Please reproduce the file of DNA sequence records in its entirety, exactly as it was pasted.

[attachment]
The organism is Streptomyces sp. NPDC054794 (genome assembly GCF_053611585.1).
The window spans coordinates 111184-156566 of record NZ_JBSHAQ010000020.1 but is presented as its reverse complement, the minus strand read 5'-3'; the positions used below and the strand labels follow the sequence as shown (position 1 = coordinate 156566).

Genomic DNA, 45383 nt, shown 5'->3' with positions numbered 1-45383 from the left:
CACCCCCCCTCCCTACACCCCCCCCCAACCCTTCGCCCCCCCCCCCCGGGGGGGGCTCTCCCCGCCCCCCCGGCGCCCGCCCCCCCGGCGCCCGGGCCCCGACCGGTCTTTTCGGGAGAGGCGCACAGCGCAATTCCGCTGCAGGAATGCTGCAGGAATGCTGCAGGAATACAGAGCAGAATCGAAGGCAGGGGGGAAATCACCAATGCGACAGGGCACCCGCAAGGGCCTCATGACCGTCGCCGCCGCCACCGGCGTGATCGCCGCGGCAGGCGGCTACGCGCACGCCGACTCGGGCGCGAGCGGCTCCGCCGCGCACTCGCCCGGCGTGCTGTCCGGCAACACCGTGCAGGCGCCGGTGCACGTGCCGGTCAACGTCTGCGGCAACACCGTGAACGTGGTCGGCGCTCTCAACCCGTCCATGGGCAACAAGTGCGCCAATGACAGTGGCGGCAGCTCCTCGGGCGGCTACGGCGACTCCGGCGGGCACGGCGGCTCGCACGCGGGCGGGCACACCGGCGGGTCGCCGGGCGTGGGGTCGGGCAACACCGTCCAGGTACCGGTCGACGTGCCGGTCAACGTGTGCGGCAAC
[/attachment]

The organism is Streptomyces sp. NPDC054794 (genome assembly GCF_053611585.1).
The window spans coordinates 111184-156566 of record NZ_JBSHAQ010000020.1 but is presented as its reverse complement, the minus strand read 5'-3'; the positions used below and the strand labels follow the sequence as shown (position 1 = coordinate 156566).

Genomic DNA, 45383 nt, shown 5'->3' with positions numbered 1-45383 from the left:
CACCCCCCCTCCCTACACCCCCCCCCAACCCTTCGCCCCCCCCCCCCGGGGGGGGCTCTCCCCGCCCCCCCGGCGCCCGCCCCCCCGGCGCCCGGGCCCCGACCGGTCTTTTCGGGAGAGGCGCACAGCGCAATTCCGCTGCAGGAATGCTGCAGGAATGCTGCAGGAATACAGAGCAGAATCGAAGGCAGGGGGGAAATCACCAATGCGACAGGGCACCCGCAAGGGCCTCATGACCGTCGCCGCCGCCACCGGCGTGATCGCCGCGGCAGGCGGCTACGCGCACGCCGACTCGGGCGCGAGCGGCTCCGCCGCGCACTCGCCCGGCGTGCTGTCCGGCAACACCGTGCAGGCGCCGGTGCACGTGCCGGTCAACGTCTGCGGCAACACCGTGAACGTGGTCGGCGCTCTCAACCCGTCCATGGGCAACAAGTGCGCCAATGACAGTGGCGGCAGCTCCTCGGGCGGCTACGGCGACTCCGGCGGGCACGGCGGCTCGCACGCGGGCGGGCACACCGGCGGGTCGCCGGGCGTGGGGTCGGGCAACACCGTCCAGGTACCGGTCGACGTGCCGGTCAACGTGTGCGGCAAC